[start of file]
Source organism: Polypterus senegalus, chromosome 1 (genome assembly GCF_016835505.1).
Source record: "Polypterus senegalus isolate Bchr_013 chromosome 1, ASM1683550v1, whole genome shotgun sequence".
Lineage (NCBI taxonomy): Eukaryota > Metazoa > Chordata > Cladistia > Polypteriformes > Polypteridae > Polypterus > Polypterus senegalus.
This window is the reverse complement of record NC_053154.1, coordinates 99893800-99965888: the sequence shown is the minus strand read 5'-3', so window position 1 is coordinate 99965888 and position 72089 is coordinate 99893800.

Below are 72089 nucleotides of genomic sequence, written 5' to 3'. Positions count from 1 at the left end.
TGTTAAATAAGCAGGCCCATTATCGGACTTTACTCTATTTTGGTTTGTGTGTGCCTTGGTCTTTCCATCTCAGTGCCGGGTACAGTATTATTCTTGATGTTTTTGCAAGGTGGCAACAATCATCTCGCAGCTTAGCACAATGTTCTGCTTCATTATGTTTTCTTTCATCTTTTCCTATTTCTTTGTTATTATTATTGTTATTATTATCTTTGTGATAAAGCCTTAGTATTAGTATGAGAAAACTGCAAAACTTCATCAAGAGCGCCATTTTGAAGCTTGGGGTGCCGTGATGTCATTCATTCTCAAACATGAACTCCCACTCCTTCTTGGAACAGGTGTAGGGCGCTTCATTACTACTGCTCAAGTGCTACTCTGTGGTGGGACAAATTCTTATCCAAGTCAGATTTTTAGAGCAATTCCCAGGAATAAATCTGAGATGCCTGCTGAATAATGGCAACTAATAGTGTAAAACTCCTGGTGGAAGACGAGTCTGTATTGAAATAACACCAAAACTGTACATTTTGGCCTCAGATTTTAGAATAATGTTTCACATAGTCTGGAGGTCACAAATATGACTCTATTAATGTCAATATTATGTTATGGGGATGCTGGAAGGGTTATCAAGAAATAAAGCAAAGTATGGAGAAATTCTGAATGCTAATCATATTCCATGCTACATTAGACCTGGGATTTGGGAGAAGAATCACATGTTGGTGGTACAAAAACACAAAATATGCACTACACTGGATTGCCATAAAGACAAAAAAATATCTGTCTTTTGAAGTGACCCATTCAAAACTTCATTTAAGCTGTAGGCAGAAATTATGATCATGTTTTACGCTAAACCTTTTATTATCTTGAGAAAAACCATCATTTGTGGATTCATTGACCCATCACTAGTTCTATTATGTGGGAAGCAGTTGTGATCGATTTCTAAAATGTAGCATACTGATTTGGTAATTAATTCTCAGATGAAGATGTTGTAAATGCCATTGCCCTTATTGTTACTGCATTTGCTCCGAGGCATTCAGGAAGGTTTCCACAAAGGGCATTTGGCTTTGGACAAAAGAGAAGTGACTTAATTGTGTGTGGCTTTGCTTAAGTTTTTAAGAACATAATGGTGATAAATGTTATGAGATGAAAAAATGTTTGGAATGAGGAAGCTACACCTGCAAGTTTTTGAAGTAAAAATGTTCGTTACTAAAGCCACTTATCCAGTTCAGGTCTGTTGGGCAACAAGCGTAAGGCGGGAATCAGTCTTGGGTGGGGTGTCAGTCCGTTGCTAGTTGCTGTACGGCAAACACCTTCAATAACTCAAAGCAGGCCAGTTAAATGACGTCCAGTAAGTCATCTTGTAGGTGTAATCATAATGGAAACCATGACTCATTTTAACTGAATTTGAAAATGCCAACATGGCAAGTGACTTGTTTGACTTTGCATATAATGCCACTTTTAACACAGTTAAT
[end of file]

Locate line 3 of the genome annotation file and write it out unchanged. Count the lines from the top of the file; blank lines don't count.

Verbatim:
Lineage (NCBI taxonomy): Eukaryota > Metazoa > Chordata > Cladistia > Polypteriformes > Polypteridae > Polypterus > Polypterus senegalus.